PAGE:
Valproate Sodium (Page 4 of 12)

5.10 Hypothermia

Hypothermia, defined as an unintentional drop in body core temperature to < 35°C (95°F), has been reported in association with valproate therapy both in conjunction with and in the absence of hyperammonemia. This adverse reaction can also occur in patients using concomitant topiramate with valproate after starting topiramate treatment or after increasing the daily dose of topiramate [see Drug Interactions (7.3)]. Consideration should be given to stopping valproate in patients who develop hypothermia, which may be manifested by a variety of clinical abnormalities including lethargy, confusion, coma, and significant alterations in other major organ systems such as the cardiovascular and respiratory systems. Clinical management and assessment should include examination of blood ammonia levels.

5.11 Drug Reaction with Eosinophilia and Systemic Symptoms (DRESS)/Multiorgan Hypersensitivity Reactions

Drug Reaction with Eosinophilia and Systemic Symptoms (DRESS), also known as Multiorgan Hypersensitivity, has been reported in patients taking valproate. DRESS may be fatal or life-threatening. DRESS typically, although not exclusively, presents with fever, rash, lymphadenopathy, and/or facial swelling, in association with other organ system involvement, such as hepatitis, nephritis, hematological abnormalities, myocarditis, or myositis sometimes resembling an acute viral infection. Eosinophilia is often present. Because this disorder is variable in its expression, other organ systems not noted here may be involved. It is important to note that early manifestations of hypersensitivity, such as fever or lymphadenopathy, may be present even though rash is not evident. If such signs or symptoms are present, the patient should be evaluated immediately. Valproate should be discontinued and not be resumed if an alternative etiology for the signs or symptoms cannot be established.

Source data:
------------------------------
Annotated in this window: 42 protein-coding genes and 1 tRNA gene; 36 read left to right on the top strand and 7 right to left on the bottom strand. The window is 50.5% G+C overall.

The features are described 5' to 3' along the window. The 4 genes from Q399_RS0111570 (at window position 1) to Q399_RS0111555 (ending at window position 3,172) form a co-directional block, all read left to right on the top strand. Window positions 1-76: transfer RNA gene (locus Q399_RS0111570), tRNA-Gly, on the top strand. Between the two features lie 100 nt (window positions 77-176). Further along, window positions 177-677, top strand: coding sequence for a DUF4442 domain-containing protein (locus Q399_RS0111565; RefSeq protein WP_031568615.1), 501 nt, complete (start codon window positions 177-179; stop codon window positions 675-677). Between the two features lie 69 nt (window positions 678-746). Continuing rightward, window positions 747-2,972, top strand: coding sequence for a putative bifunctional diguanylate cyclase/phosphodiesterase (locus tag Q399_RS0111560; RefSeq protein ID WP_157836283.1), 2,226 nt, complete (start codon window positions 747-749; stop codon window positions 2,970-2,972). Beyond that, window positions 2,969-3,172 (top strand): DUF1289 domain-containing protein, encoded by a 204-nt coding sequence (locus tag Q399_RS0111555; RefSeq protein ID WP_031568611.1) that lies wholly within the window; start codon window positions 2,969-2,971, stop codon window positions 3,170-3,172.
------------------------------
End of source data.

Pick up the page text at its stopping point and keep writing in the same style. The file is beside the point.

5.12 Interaction with Carbapenem Antibiotics

Carbapenem antibiotics (for example, ertapenem, imipenem, meropenem; this is not a complete list) may reduce serum valproate concentrations to subtherapeutic levels, resulting in loss of seizure control. Serum valproate concentrations should be monitored frequently after initiating carbapenem therapy. Alternative antibacterial or anticonvulsant therapy should be considered if serum valproate concentrations drop significantly or seizure control deteriorates [see Drug Interactions (7.1)].

5.13 Somnolence in the Elderly

In a double-blind, multicenter trial of valproate in elderly patients with dementia (mean age = 83 years), doses were increased by 125 mg/day to a target dose of 20 mg/kg/day. A significantly higher proportion of valproate patients had somnolence compared to placebo, and although not statistically significant, there was a higher proportion of patients with dehydration. Discontinuations for somnolence were also significantly higher than with placebo. In some patients with somnolence (approximately one-half), there was associated reduced nutritional intake and weight loss. There was a trend for the patients who experienced these events to have a lower baseline albumin concentration, lower valproate clearance, and a higher BUN. In elderly patients, dosage should be increased more slowly and with regular monitoring for fluid and nutritional intake, dehydration, somnolence, and other adverse reactions. Dose reductions or discontinuation of valproate should be considered in patients with decreased food or fluid intake and in patients with excessive somnolence [see Dosage and Administration (2.2)].